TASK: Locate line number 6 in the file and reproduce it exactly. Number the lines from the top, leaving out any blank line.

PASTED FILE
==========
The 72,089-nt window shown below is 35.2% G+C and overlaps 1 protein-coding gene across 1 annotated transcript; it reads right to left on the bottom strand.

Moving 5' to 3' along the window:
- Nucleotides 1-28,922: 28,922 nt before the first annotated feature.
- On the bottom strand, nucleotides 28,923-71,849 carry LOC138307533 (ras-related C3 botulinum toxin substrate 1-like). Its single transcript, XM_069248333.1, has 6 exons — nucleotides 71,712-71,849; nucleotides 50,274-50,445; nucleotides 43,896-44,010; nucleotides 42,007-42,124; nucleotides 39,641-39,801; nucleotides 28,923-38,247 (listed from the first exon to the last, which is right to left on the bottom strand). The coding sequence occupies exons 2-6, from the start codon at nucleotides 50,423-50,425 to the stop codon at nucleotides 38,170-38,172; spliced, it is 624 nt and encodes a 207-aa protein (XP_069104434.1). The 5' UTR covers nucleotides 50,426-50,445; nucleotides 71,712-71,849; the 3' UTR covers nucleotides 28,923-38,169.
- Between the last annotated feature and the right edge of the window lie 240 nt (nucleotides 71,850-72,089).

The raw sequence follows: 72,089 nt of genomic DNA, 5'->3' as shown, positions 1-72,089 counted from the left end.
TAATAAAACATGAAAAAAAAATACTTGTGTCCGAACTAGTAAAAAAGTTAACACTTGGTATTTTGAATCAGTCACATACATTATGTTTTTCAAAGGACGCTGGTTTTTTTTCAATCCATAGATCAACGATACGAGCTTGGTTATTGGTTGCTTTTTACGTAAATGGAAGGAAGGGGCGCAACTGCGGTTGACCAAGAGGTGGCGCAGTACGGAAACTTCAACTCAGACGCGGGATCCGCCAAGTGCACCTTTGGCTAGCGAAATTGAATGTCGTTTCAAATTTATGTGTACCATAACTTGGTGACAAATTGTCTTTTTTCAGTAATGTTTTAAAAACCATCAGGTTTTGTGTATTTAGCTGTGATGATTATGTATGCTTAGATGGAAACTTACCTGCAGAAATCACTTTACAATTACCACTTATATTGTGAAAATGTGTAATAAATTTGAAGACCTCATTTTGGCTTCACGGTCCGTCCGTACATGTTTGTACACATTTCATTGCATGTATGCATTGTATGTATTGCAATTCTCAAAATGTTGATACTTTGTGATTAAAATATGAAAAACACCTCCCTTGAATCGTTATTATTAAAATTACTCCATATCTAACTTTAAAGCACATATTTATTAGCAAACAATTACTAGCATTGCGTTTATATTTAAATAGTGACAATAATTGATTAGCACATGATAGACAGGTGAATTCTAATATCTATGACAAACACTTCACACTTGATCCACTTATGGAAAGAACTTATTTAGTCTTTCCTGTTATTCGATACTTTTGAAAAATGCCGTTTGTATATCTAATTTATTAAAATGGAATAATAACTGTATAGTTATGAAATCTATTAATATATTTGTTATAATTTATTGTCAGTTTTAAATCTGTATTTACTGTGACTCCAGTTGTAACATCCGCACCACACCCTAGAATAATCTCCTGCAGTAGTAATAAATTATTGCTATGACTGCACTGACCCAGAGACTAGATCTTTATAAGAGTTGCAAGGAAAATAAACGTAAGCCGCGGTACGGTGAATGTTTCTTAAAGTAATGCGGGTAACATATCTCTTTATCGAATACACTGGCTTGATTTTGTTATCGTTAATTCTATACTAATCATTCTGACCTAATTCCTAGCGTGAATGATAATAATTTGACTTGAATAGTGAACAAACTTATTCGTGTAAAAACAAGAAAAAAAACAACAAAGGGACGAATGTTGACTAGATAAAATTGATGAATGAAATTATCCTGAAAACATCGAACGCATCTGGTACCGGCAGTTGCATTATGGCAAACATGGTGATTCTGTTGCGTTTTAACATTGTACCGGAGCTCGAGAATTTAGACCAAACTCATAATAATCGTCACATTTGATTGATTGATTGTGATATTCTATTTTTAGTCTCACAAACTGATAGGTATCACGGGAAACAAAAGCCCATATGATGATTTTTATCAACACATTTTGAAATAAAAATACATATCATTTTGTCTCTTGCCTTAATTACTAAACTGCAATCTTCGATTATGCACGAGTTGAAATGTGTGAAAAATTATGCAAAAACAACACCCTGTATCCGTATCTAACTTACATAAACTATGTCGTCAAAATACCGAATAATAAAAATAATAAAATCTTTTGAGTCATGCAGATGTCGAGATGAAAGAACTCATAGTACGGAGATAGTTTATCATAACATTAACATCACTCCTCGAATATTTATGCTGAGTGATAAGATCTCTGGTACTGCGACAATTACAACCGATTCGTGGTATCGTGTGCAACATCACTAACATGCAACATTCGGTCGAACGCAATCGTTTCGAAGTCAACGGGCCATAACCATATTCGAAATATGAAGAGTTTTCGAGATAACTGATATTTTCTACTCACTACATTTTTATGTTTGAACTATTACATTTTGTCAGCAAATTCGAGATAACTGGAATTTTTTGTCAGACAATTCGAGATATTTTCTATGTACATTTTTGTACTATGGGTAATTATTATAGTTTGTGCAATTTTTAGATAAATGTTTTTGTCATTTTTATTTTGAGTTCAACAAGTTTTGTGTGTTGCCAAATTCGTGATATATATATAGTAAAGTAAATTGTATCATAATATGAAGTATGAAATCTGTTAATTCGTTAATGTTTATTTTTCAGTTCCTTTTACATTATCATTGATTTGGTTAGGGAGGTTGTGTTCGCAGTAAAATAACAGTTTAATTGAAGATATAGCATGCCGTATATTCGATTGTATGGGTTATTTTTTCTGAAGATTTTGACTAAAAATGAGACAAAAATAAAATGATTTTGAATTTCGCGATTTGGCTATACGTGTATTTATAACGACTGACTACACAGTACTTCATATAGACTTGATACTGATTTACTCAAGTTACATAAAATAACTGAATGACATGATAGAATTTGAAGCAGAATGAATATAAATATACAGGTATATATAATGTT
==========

The raw sequence follows: 72,089 nt of genomic DNA, 5'->3' as shown, positions 1-72,089 counted from the left end.